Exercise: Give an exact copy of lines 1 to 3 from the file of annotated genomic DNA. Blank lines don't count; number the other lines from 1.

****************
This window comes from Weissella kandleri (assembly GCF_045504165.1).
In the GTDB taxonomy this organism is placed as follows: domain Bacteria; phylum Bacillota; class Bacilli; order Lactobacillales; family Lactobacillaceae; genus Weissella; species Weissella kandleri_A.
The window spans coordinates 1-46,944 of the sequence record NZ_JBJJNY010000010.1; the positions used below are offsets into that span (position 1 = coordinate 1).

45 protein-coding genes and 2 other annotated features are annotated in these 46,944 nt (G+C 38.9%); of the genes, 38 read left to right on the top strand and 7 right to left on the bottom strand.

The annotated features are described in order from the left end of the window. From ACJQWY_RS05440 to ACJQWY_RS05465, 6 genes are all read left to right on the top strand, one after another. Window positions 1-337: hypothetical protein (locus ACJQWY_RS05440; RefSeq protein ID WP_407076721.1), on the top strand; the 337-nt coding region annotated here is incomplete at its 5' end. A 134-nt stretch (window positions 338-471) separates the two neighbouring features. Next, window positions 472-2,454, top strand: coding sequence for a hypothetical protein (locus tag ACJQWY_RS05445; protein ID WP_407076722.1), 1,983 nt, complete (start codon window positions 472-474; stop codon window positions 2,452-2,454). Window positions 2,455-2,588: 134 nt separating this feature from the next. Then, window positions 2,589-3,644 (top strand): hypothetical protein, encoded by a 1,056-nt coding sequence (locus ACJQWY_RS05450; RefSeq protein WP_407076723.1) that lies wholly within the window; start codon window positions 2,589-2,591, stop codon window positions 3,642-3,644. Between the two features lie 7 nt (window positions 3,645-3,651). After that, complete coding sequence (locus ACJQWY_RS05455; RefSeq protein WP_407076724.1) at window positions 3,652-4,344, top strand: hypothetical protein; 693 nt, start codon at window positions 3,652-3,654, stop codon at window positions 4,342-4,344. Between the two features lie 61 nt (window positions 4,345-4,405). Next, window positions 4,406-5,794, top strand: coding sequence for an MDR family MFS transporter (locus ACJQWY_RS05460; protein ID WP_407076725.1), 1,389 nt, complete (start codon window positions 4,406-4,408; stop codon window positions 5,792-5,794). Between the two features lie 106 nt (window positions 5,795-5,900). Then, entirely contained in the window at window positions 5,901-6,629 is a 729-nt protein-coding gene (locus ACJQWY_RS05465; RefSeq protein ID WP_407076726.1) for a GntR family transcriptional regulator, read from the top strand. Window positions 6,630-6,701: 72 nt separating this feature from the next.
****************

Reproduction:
This window comes from Weissella kandleri (assembly GCF_045504165.1).
In the GTDB taxonomy this organism is placed as follows: domain Bacteria; phylum Bacillota; class Bacilli; order Lactobacillales; family Lactobacillaceae; genus Weissella; species Weissella kandleri_A.
The window spans coordinates 1-46,944 of the sequence record NZ_JBJJNY010000010.1; the positions used below are offsets into that span (position 1 = coordinate 1).